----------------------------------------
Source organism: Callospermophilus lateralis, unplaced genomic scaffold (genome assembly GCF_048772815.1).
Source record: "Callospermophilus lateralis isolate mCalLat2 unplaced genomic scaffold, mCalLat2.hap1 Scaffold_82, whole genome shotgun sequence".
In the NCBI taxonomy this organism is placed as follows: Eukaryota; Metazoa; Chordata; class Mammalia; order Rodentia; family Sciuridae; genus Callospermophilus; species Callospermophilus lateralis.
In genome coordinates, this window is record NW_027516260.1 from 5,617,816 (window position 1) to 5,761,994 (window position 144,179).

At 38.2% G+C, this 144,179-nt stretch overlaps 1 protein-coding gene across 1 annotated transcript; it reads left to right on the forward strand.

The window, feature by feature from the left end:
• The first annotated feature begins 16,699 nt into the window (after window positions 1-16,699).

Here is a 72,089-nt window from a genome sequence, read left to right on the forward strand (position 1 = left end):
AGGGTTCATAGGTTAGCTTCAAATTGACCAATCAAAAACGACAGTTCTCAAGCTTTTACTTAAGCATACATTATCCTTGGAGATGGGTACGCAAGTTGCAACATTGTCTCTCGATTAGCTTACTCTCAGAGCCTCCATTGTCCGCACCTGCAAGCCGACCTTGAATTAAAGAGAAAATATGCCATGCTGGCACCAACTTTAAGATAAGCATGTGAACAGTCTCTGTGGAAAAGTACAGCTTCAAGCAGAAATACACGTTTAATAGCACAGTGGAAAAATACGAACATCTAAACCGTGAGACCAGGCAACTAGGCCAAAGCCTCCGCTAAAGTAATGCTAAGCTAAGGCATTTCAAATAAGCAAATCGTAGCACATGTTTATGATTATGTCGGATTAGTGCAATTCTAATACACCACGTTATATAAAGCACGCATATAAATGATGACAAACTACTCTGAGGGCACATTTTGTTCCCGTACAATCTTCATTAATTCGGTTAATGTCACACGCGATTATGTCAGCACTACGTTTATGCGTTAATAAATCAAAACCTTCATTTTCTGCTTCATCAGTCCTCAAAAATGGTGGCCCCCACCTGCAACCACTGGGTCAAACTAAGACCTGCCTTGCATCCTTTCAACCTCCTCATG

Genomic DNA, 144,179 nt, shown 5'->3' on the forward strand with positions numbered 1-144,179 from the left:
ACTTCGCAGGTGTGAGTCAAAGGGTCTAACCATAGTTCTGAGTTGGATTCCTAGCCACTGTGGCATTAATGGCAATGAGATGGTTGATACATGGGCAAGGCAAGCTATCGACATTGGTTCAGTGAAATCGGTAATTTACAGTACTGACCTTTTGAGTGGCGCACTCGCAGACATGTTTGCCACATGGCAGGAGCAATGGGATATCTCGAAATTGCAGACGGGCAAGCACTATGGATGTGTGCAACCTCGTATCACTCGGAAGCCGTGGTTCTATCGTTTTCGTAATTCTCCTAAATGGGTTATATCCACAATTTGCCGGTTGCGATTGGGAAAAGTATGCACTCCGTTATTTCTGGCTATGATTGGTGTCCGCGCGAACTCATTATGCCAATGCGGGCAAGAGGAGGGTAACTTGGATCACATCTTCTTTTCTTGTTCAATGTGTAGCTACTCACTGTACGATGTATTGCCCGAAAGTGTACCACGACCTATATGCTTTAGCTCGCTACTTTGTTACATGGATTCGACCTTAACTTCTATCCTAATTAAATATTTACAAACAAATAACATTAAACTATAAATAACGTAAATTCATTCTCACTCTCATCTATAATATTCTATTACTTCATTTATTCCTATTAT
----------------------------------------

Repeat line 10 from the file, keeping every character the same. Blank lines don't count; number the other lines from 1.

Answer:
Genomic DNA, 144,179 nt, shown 5'->3' on the forward strand with positions numbered 1-144,179 from the left: